On Front Line Colors a melancholy, jazz-tinged piano solo is fused with the story of a frontline soldier, lacking in training, sent into battle unprepared and unskilled for what lay ahead. His message is a soldier’s race doesn’t matter, each man or woman were in this together. 

On Feelin’ Like Clay the sound of Cassius Clay, refusing to enlist gives way to a heartfelt vocal. It soars powerfully and sincerely, above the arrangement, as if in admiration for his decision. Saigon Say No sees a call to defy the government gives way to a melancholy piano. Dialogue is then added, adding the potency of the track. Love Of Self sees choppy hip hop beats, angelic harmonies combined with dialogue, where there’s an air of positivity, that change is starting to happen. Suddenly, people are proud of their color, as the soldier says: “proud to be black.”

Re-Evaluate is one of the most powerful tracks on Message From Soulville. When you hear the mention of the caskets coming home, you realize the reality and enormity of the situation. By then, people’s opinions are changing. Which brings us nicely to Different Light. The dialogue mentions seeing people in a Different Light. What does this mean you ask? A good or bad light? Set against a pensive, melancholy and emotive backdrop of quivering strings and deliberate keyboards. Even more moving, meaningful and powerful is That’s What It Is, featuring an extract from a speech from Dr. Martin Luther King. He speaks of the struggle ahead, while other mention the problems of the South. Someone suggests the problem with the south is it’s run by “gangsters.” When the broody, moody and melodramatic music begins, bursts of the word “gangsters” proves a potent reminder of the racism that people had to overcome. 

Afro Pride Soldier sees Marc tackle the subject of identity. The Afro Pride Soldier is stripped of his identity, his hair shorn, transformed into G.I. Joe. This was the ultimate indignity. Somehow, the army was going to change him, strip him of who he was and what he believed in. Boom Bap Dap again, looks at identity, but in a positive way. Through a unique handshake, soldiers from different parts of America are able to distinguish themselves, make themselves stand out and enjoy a sense of brotherhood.

Probably the most powerful and anthemic track on Message From Soulville is Revisionist (Walk On). After just a snippet of dialogue, Marc takes Isaac Hayes’ Walk On By and transforms it into an epic where soul and hip hop unite. To do this, Marc uses crispy beats, swathes of strings, soaring, soulful harmonies sung call and response style, plus filters. The filters help give the track its epic nature. Quite simply, this results in two of the best minutes of music on Message From Soulville.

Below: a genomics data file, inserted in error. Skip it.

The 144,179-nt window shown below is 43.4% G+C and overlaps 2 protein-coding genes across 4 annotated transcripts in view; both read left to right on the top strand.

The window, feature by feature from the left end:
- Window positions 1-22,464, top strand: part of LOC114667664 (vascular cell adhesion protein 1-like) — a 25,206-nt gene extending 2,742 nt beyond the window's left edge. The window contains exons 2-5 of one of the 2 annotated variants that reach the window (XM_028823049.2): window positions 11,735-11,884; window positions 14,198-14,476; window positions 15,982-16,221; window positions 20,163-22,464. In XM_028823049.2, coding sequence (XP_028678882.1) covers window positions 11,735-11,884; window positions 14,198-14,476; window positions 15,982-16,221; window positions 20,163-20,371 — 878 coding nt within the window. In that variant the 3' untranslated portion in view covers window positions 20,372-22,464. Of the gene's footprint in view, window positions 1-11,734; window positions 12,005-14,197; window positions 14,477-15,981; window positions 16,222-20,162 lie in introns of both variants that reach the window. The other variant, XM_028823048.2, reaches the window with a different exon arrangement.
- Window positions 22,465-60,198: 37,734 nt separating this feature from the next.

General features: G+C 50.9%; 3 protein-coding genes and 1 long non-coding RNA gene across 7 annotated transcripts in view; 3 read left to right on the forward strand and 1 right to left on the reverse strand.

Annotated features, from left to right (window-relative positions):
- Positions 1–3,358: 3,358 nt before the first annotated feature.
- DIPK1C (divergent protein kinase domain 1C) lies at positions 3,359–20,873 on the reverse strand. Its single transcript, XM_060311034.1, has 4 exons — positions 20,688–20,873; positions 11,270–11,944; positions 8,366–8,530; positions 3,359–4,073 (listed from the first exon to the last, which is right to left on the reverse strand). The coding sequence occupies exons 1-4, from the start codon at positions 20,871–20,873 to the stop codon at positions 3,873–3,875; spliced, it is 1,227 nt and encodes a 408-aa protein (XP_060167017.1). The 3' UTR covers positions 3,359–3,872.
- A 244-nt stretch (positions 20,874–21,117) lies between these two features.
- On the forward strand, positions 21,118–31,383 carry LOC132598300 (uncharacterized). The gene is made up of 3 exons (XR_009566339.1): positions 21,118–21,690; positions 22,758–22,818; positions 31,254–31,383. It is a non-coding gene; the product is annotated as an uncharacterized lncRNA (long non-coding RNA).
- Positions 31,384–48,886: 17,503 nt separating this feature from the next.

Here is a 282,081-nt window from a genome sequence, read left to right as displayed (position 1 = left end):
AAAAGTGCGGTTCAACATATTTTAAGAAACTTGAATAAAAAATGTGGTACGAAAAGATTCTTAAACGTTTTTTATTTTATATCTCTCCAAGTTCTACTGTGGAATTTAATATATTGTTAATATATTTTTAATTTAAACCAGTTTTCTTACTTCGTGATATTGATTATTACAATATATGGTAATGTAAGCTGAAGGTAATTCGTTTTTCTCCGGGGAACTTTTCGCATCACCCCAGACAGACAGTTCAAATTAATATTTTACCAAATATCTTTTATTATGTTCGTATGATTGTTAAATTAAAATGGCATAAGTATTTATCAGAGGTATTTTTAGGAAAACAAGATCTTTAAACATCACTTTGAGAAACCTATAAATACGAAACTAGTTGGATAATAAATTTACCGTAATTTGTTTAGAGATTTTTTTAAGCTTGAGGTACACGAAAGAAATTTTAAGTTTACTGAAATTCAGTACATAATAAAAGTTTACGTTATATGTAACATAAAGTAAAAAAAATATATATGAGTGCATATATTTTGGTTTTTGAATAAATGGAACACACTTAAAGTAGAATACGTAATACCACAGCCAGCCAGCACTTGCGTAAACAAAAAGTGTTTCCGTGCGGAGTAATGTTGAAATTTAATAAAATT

Reflection Time hears a soldier recount that when they were off-duty, they reflected on what had happened. This was their Reflection Time. After the dialogue, a backdrop of sweet, soulful vocals and crispy beats enters. Filters are added, meaning the music drops in and out, as if recreating their Reflection Time. While they could be trying to relax, the soldiers would constantly be replaying horrors and tragedy that they’d been forced to witness and endure.

Keep Your Word is an almost ironic title for a song. After listening to the album, hearing the dialogue and how soldiers were affected, did the government keep their word to look after the veterans? Did the government keep their word to come back to a country where justice and equality prevailed? Ironically, the music that forms the backdrop to this track is one of the most beautiful on Message From Soulville is Revisionist (Walk On). 

G.I. Resistance is an equally beautiful track, where Mac adds snatches potent dialogue. Soul and hip hop seamlessly unite. Similarly, music and social comment become one. One of the most powerful statements is when a veteran says if he had to return to Vietnam, he wouldn’t carry a weapon. On Fort Bragg Revolution the drama and tempo builds. Soul and funk are fused, as wave after wave of music grandly and dramatically builds and builds. Later, the music gives way to dialogue, as a veteran talks of how through time, he changed. Then before you can hear how and in what way, the song is over. You’re left wondering, how he changed and what became of that soldier? Was his life ever the same again?  Soul Transformation seems the perfect track to follow Fort Bragg Revolution. It’s a pensive, thoughtful sounding track, where veterans recount how they heard of how America was changing, but not in a good way. Here they were, far from home, fighting for their country and their friends and family were being discriminated against. Like those they were fighting, their friends and family were victims, victims of injustice and inequality.